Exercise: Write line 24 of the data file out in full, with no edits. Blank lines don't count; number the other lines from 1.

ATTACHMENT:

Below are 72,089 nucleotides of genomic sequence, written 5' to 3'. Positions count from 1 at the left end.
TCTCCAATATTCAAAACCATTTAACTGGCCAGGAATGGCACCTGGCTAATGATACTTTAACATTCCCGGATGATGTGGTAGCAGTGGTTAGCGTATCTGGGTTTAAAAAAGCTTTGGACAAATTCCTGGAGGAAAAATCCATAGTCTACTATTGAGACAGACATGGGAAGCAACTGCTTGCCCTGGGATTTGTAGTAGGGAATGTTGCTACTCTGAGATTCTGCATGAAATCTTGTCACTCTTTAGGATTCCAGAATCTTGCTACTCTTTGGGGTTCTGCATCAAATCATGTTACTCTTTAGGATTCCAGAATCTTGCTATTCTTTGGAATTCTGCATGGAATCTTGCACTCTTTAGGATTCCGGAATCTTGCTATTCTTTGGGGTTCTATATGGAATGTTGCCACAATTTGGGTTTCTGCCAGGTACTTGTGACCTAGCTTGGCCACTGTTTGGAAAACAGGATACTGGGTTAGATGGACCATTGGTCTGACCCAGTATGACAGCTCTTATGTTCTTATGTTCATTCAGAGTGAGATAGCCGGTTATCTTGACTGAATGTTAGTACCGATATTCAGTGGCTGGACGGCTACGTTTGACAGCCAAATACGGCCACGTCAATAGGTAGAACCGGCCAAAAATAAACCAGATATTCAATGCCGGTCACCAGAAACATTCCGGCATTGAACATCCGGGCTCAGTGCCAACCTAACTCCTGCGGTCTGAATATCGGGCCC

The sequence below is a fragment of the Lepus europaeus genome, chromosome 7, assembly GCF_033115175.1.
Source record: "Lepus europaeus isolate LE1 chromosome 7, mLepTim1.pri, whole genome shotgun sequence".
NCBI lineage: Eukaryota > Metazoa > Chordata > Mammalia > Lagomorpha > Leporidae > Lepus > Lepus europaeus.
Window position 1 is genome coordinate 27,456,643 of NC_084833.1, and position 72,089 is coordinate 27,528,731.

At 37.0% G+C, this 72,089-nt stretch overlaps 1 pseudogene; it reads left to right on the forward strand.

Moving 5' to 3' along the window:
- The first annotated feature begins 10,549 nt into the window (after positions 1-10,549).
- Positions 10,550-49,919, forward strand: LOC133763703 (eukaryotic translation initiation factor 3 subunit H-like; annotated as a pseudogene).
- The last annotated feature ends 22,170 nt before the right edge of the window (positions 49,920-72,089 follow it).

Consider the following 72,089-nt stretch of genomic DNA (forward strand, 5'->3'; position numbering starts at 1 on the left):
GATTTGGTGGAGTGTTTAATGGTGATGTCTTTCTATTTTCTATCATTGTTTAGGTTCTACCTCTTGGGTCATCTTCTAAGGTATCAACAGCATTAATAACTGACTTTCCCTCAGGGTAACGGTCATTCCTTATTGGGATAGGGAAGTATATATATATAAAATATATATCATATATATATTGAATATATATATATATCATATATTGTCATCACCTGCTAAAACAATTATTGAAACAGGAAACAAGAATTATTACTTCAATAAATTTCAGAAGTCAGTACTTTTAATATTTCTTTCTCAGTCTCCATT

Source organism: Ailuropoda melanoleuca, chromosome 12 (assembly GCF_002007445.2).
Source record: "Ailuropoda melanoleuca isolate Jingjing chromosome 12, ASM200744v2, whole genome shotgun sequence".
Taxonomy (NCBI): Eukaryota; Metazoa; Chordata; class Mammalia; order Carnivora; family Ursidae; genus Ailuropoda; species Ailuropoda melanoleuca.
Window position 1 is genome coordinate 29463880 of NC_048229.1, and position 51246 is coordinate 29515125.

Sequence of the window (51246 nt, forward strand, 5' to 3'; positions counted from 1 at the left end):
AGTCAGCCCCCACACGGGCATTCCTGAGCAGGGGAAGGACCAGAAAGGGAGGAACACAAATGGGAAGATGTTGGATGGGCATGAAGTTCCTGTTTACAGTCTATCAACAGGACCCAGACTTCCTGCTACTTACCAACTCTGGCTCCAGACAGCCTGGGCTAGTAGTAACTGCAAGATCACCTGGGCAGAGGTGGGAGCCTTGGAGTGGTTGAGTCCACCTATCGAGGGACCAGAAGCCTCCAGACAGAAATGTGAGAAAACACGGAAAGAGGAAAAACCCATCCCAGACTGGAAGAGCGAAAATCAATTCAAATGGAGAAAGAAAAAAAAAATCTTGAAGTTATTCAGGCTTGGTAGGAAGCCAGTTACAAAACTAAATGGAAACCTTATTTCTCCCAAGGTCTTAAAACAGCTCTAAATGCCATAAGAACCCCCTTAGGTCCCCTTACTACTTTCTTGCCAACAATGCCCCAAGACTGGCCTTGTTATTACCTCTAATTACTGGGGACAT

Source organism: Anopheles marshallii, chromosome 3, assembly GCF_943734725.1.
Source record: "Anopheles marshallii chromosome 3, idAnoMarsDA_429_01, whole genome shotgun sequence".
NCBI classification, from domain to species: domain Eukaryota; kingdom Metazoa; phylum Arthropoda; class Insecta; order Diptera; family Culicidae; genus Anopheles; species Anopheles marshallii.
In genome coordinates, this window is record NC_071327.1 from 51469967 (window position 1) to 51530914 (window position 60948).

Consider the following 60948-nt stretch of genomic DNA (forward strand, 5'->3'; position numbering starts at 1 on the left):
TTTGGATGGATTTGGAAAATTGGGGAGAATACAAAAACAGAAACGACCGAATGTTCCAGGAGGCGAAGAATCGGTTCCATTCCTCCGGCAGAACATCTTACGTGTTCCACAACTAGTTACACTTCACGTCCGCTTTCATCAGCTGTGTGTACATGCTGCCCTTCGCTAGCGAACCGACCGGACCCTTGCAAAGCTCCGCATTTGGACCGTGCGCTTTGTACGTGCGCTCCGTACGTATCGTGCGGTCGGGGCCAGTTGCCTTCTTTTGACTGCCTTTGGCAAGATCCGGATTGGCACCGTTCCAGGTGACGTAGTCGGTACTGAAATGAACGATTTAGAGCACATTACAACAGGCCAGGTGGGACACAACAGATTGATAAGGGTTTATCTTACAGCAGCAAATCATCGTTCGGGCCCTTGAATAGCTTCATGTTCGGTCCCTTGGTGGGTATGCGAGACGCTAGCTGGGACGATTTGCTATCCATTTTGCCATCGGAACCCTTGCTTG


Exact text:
Consider the following 60948-nt stretch of genomic DNA (forward strand, 5'->3'; position numbering starts at 1 on the left):